Wednesday, 12 July 2006
Grand Terrace (Monona Terrace Community and Convention Center)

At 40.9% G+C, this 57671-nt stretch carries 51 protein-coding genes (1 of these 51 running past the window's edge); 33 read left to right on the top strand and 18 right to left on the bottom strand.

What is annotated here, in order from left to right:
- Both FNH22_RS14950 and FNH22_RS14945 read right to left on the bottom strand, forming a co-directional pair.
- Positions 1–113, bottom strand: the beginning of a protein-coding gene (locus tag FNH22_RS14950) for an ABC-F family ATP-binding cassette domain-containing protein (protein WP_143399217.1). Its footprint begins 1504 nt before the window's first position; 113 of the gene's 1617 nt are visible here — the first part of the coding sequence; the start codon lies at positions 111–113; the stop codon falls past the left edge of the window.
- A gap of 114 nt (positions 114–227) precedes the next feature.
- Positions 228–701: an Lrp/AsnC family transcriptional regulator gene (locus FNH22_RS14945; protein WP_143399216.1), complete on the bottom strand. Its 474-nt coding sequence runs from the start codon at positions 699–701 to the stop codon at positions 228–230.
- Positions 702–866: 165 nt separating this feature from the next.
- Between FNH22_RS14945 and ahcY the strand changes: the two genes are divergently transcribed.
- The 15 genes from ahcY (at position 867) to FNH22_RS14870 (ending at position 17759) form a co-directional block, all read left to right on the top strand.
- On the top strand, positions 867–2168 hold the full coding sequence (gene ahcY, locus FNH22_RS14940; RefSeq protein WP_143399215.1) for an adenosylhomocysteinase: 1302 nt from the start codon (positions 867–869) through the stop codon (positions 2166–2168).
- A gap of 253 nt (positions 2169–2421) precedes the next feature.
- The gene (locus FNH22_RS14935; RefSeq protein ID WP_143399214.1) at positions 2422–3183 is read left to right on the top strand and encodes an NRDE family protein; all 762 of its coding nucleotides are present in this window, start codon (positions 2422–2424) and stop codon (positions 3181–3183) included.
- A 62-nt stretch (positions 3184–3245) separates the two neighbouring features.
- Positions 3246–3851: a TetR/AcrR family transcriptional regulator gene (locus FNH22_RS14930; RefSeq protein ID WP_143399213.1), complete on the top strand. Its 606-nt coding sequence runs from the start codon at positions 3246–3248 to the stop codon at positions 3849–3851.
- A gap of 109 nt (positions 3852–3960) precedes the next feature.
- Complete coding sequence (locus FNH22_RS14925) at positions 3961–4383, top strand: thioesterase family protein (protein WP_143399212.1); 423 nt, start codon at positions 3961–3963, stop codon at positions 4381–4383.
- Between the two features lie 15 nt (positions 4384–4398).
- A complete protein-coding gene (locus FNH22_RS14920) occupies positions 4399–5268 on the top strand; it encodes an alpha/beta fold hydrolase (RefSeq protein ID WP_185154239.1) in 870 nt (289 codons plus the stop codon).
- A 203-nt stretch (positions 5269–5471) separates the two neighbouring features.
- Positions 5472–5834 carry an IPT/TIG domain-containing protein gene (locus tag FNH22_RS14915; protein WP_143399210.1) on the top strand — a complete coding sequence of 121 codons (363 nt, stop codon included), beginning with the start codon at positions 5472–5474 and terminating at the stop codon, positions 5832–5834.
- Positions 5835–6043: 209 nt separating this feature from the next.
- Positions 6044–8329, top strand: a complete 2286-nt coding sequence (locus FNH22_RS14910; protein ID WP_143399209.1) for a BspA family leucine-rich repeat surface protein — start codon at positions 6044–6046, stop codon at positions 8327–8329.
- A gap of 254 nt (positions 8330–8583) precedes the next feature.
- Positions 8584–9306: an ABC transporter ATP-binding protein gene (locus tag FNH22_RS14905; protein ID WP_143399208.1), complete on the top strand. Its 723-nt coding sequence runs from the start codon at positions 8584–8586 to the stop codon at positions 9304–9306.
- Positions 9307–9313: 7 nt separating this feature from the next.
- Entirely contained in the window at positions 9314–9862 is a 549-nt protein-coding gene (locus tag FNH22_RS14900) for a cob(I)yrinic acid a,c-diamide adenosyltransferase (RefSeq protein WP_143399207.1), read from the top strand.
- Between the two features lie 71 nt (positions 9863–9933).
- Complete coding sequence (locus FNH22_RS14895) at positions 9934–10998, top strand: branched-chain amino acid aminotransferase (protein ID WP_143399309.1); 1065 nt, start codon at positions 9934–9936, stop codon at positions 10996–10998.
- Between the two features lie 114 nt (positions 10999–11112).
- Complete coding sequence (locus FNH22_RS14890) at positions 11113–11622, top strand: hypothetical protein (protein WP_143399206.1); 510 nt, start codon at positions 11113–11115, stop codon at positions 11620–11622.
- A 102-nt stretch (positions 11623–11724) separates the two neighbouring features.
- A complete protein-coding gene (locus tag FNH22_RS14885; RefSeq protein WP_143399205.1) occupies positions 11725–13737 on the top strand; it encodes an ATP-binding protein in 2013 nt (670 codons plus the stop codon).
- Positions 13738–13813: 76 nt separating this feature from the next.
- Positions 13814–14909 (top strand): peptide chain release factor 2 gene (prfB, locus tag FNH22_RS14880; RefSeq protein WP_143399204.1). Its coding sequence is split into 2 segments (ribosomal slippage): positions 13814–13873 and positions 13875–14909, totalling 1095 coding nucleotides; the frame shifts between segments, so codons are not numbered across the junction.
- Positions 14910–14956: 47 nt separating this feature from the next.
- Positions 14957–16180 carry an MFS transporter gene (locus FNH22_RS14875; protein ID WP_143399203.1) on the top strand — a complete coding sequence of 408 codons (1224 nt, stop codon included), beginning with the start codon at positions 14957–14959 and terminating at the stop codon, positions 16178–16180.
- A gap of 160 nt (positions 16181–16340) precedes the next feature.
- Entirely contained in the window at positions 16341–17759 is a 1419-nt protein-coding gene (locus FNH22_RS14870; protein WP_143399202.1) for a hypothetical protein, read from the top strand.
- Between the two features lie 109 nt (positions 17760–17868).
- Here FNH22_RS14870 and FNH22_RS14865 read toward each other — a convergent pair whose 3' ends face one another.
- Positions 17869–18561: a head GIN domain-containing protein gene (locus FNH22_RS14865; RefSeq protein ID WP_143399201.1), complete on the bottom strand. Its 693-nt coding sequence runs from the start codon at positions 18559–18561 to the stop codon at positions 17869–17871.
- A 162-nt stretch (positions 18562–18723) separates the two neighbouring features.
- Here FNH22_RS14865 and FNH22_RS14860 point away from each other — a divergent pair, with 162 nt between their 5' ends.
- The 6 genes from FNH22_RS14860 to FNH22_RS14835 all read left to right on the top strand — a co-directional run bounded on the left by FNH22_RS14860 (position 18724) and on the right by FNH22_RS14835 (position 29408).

Recent in-situ observations on the vertical profile of microphysical properties of mixed-phase boundary layer Arctic stratus were obtained during MPACE by the University of North Dakota Citation. An algorithm applied to each 30 second sample of in-situ data identifies the phase as either ice, mixed, or liquid by assessing whether cloud particle images from the Cloud Particle Imager (CPI), the two-dimensional cloud probe (2DC) and high volume precipitation sampler (HVPS) are spherical, by determining if the voltage change of the Rosemount icing detector exceeds a given threshold, by examining the spectral shape of the small particle size distribution measured by the forward scattering spectrometer probe (FSSP) and by determining if the total water content measured by the Counterflow Virtual Impactor (CVI) probes exceeds the liquid water content measured by the King probe. Size distributions are computed for the liquid, mixed and ice phases separately using data from the FSSP, the one-dimensional cloud probe (1DC), 2DC and HVPS. The in-situ data are then used to construct vertical profiles of how number concentration of ice crystals and water droplets, ice mass content, liquid water fraction, and effective radius of liquid and ice vary as a function of normalized cloud altitude for single-layer and multiple layer Arctic boundary layer clouds. The observed microphysical profiles are compared against profiles computed from parameterization schemes used in current large-scale models that depend on temperature and total water content, with the impact of differences assessed in terms of radiative forcing. The contributions of water and ice to bulk microphysical and scattering properties are also assessed and compared against results from previous field campaigns.
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